A bit over a month ago I wrote about a bill introduced by New York Senator Chuck Schumer, who wanted the Federal Aviation Administration to establish seat-size standards for commercial aviation. His argument was that people are being packed into planes like sardines, and that if the FAA didn’t step in to stop it, the airlines would keep reducing the space allocated to each seat.
Everyone wants more space on a plane, but the problem is that people aren’t consistently willing to pay for it:
- Many airlines now offer extra legroom economy seating, or at a minimum, sell exit row seating, meaning passengers who value more space can pay for it
- The whole reason airlines like Spirit can offer such low fares is because of how many seats they manage to fit on planes; decreasing the number of seats on a plane would raise fares, which decreases the ability consumers have to customize their travel experience
- Keep in mind that the FAA has to certify seats and evacuation procedures, so the FAA already has the duty to prevent airlines from installing unsafe configurations; this bill wasn’t about safety
Well, the bill was voted on yesterday (Thursday), and it failed. Interestingly the vote went down party lines, with the vote failing by a margin of 54-42.
Per The Washington Post, here’s what Senator Schumer said on the Senate floor prior to the vote:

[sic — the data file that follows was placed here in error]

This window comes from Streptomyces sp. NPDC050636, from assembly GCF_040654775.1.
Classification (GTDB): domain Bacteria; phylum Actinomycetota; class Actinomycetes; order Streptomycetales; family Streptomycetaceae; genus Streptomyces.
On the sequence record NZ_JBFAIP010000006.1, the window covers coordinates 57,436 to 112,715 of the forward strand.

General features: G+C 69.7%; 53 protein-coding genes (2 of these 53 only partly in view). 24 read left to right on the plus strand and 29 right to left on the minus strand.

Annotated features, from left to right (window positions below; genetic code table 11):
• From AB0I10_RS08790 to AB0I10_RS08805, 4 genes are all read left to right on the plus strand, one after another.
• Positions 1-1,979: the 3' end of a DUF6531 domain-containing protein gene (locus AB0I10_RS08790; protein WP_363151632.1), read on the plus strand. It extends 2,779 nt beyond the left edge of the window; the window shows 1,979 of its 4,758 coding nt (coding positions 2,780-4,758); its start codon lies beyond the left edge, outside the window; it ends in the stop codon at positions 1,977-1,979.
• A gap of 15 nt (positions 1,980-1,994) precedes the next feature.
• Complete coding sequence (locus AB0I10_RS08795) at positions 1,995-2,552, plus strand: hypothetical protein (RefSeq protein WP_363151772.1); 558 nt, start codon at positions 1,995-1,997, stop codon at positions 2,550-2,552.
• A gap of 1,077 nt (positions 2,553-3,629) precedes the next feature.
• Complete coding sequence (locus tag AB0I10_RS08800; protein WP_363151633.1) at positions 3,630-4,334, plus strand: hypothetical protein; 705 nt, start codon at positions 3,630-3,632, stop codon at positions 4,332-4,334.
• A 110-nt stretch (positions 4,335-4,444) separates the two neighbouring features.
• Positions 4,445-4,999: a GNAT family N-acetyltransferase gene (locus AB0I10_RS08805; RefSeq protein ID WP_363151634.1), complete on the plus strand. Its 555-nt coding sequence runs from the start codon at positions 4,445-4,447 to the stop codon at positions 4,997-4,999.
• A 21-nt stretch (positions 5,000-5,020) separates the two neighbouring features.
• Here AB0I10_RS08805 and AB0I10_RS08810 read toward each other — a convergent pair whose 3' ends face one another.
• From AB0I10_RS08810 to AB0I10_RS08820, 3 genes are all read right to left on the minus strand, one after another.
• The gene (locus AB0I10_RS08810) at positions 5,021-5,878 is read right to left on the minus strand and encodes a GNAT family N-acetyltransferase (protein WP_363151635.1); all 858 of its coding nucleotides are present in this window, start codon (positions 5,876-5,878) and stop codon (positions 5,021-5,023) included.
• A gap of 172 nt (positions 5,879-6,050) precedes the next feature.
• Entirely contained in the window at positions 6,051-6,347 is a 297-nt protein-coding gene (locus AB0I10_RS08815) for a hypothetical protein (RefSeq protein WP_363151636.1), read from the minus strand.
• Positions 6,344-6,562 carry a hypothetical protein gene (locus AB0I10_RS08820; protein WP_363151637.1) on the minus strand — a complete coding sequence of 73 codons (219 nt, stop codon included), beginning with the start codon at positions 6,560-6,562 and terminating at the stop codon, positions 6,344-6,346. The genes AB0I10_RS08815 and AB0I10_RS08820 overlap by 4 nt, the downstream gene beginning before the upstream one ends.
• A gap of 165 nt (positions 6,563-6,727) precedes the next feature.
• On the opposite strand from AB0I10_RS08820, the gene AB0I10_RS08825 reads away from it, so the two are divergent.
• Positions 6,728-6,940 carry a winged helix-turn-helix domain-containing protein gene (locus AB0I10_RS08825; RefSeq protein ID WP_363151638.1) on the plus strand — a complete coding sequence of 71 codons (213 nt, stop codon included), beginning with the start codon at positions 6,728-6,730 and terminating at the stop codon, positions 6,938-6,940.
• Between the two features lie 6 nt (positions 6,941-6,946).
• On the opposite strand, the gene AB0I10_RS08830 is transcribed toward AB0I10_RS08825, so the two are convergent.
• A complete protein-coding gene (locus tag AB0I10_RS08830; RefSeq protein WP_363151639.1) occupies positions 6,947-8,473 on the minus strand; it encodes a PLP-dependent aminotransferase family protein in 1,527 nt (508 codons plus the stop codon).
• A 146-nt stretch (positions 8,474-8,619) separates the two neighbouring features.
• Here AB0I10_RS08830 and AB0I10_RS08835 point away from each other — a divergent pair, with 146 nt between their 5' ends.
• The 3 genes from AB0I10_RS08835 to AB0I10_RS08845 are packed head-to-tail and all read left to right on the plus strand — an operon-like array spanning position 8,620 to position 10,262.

“Flying is not pleasant anymore,” he said. “You’re crammed in. I’m not that tall. I’m a little under 6-foot-1, and what I do when I fly is I take out the magazine and the airsickness bag and the little folder that tells you where the exits are to gain a 16th of an inch more legroom, so my knees don’t bang into the seat in front of me.”
“This is a place where the public is clamoring for change,” he continued. “I got more feedback on [the amendment] than most other things. You don’t have to be 6-foot-4 to understand the problem.”
I’m not surprised to see the bill shot down, though I’m a bit surprised to see this went down party lines, since I didn’t really view this as a Democrat vs. Republican issue. We all want more legroom, but we also all want the lowest possible fares. Back in the day American proved people aren’t willing to pay a mild premium for more legroom throughout economy, when they offered More Room Throughout Coach. They couldn’t get away with charging even a slight premium.
Fewer seats translates to higher fares, and I don’t view that as being good for consumers. Especially when the option is already there to pay for extra legroom seating on a vast majority of planes.
What do you make of this bill being shot down in the Senate?